Playing Bernie Madoff may have been one of Richard Dreyfuss' greatest tests -- both as an actor and a human being.
In ABC's four-part miniseries, Madoff, the veteran actor expertly played the troubled investment banker, who pleaded guilty in 2009 to running the largest Ponzi scheme in U.S. history, stealing billions, and is serving a 150-year prison sentence.
Seeking Madoff's opinion or entertaining the thought never crossed Dreyfuss' mind. (In an email sent from prison to NBC News in February, Madoff said the ABC miniseries contained "numerous fiction[s] and absurd mischaracterization[s].")
"I never said to myself, 'I wonder what he'll think of this,'" the 68-year-old actor tells ET of Madoff. "I think if I had thought of it, I would have been ashamed of myself because he doesn't deserve it. He doesn't deserve any concern whatsoever."
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Nevertheless, the Oscar winner, much to the surprise of viewers, managed to make Madoff likable, to a degree.
"I knew that if he was going to be the most successful Ponzi scheme runners in history, he had to be someone that you trusted, that you felt comfortable with, that you enjoy him. So that was the reason why I did that," Dreyfuss explains.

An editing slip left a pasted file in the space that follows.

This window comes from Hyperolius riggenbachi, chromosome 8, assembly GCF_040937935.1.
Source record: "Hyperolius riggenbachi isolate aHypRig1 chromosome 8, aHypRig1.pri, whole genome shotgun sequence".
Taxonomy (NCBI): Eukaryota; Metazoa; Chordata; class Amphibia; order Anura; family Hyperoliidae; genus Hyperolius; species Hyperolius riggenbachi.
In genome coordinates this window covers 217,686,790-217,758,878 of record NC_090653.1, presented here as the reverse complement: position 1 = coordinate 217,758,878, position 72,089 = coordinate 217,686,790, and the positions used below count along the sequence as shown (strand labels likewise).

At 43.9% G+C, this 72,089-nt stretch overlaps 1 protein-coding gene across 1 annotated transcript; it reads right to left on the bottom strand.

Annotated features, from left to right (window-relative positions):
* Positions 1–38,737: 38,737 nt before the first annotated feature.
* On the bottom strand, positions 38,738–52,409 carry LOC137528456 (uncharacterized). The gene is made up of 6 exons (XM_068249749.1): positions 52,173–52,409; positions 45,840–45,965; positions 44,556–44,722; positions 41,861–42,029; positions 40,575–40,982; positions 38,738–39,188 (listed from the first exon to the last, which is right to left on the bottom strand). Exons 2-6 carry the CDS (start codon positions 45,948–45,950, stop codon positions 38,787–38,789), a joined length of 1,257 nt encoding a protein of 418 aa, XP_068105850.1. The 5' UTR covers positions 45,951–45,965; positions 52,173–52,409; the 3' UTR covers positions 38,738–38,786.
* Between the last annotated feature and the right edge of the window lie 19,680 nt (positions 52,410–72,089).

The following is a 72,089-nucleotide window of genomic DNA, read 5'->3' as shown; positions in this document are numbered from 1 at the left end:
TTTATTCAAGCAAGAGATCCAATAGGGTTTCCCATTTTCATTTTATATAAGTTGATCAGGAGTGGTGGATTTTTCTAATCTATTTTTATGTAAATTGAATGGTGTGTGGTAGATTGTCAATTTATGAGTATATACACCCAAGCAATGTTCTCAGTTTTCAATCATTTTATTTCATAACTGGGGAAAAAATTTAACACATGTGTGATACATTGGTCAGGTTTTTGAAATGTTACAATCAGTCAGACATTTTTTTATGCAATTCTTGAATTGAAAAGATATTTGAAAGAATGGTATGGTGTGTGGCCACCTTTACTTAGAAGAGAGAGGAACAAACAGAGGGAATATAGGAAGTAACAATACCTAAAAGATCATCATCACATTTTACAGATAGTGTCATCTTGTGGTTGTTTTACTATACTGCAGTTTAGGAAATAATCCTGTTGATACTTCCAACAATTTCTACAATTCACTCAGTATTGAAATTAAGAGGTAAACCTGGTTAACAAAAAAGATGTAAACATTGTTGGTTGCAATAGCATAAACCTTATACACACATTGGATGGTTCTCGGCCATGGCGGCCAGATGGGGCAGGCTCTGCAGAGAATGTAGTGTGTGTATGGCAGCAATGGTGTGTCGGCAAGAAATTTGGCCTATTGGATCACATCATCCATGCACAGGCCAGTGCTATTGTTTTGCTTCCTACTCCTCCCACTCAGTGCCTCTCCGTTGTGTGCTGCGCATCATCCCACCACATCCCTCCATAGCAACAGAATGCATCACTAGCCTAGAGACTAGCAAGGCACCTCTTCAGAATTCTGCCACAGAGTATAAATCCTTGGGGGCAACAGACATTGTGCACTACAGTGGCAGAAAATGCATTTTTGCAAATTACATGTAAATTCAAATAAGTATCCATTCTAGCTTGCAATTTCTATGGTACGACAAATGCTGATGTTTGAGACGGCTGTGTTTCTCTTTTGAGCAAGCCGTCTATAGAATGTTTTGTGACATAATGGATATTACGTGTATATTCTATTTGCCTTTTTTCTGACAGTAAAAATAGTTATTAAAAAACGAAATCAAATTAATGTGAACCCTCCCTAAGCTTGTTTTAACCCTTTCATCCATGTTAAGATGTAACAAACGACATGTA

"On one side, he was the perfect father and the perfect husband and the perfect legitimate businessman," Dreyfuss continues. "He was able to somehow compartmentalize in his head that the little girls whose grandparents came to him with all of their money, he was going to steal and ruin their lives. He did it for the worst of reasons."
With Madoff and the upcoming Fox series Shots Fired, which centers on a racially-charged shooting, Dreyfuss explained -- in a rather subtle way -- why he’s been leaning toward political projects as of late.
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"All of the films [and TV shows] I've done, one way or another reflect my principles or ethics," he says. "You may have to search a little, but they're there, so I'm totally comfortable doing Madoff and I'm comfortable doing Shots Fired."
Dreyfuss believes it's crucial to speak out about causes and political issues he feels strongly about, something he's done for decades.
"I think it's important that everybody does that -- not just actors. It's part of being a citizen," Dreyfuss says. "The more they speak and the more different opinions they hear, the better we all are."
Additional reporting by Stacy Lambe.
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